Night time snowmaking at Perisher. Image: Harro – harroart.com
Words | Steve Lee with Aaron Cook & Tess Cook
Last week snowmaking producing more than 1 million cubic metres of snow across NSW and Victoria as an extremely cold pool of Antarctic air smothered the Australian southeast bringing cold temperatures that broke records across states. In the resorts snowmaking teams discovered just what the state of the art snowmaking systems are capable of with night after night of record breaking production.
The record snowmaking numbers:
After 185 hours straight of operation Hotham produced 12,024 truckloads, or 120,410 cubic metres of snow.
Falls Creek ran its system close to full throttle for the week, covering Towers, Drovers, Tom Thumb and Cloud 9 kids areas as well as all 2.2km of Wombat’s Ramble with an average of 70cm of snow. This is the first time there has been sufficient snowmaking to cover all of Wombat’s Ramble for Opening Weekend.
Buller pumped ten million litres of water per day into the atmosphere to fall as snow. The math for 1 million litres of water into snow is 2000 cubic metres. So they have created over 100,000 cubic metres of snow.
Thredbo, who lead the way with automated snowmaking systems (guns that think for themselves – starting automatically when temps allow) have already produced more snow this season than the entire 2007 season, pre automation. This season (five weeks) has seen them pump out a staggering 270,000 cubic metres, by comparison, pre-automation 200,000 cubic metres in a season was considered good.
Perisher, Australia’s biggest resort, had already made 300 000 cubic metres prior to this past week. Thanks to their extra altitude and of course size, this week they added 231,00 cubic metres, with the biggest 24 hours yielding an incredible 45,445 cubic metres.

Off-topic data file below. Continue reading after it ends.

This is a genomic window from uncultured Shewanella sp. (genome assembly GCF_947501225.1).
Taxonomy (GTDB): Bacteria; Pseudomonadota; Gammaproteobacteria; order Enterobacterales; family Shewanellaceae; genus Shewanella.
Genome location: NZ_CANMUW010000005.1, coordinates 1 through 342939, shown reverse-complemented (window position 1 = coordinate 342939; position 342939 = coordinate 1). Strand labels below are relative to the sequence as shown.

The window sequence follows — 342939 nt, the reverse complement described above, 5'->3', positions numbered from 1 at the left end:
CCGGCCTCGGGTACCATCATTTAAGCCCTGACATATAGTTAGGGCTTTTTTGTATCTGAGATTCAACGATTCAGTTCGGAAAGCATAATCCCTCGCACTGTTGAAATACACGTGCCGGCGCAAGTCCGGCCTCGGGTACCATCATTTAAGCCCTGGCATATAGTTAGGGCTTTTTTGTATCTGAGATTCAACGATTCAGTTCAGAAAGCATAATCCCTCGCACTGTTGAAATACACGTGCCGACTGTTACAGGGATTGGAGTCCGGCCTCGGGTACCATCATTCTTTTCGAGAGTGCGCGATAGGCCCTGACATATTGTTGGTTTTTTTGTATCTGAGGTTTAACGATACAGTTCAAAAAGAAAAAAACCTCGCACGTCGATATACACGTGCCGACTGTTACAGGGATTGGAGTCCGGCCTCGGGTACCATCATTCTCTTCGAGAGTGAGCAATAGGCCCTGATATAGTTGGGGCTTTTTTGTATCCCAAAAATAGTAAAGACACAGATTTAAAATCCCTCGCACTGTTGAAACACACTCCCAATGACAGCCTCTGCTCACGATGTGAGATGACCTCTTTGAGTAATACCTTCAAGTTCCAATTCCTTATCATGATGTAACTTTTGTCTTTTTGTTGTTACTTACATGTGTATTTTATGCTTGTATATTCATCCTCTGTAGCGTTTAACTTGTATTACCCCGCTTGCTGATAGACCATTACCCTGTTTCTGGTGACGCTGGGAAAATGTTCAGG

“We have been very lucky,” says Perisher Media Supervisor and Reporter Melissa Femia, “It has been perfect conditions for snowmaking. We have been able to make plenty of snow and open runs that wouldn’t otherwise be open.”
Perfect early season conditions at Hotham thanks to snowmaking. Image:: Jyothi Jaffray
As recently as the 80s most ski resorts around the world relied purely on the good grace of Mother Nature to provide them with all their snow. However she can be a cranky old biddy, quite often withholding the white stuff from us, especially in this country. We are, after all, in a drought. If we don’t get rain in summer, how can we expect snow in winter?
Which is why snowmaking has become the mainstay of the Australian snow industry, with Australian resorts devoting millions of dollars annually to state of the art snowmaking systems that can achieve incredible things. Thredbo Snow Resort’s French made York system can pump out snow when the temperature is above zero, if the humidity is low enough, says Thredbo Mountain Operations Manager Werner Siegenthaler. Snow can be made at plus three degrees Celsius if the humidity is at 15 per cent he explains.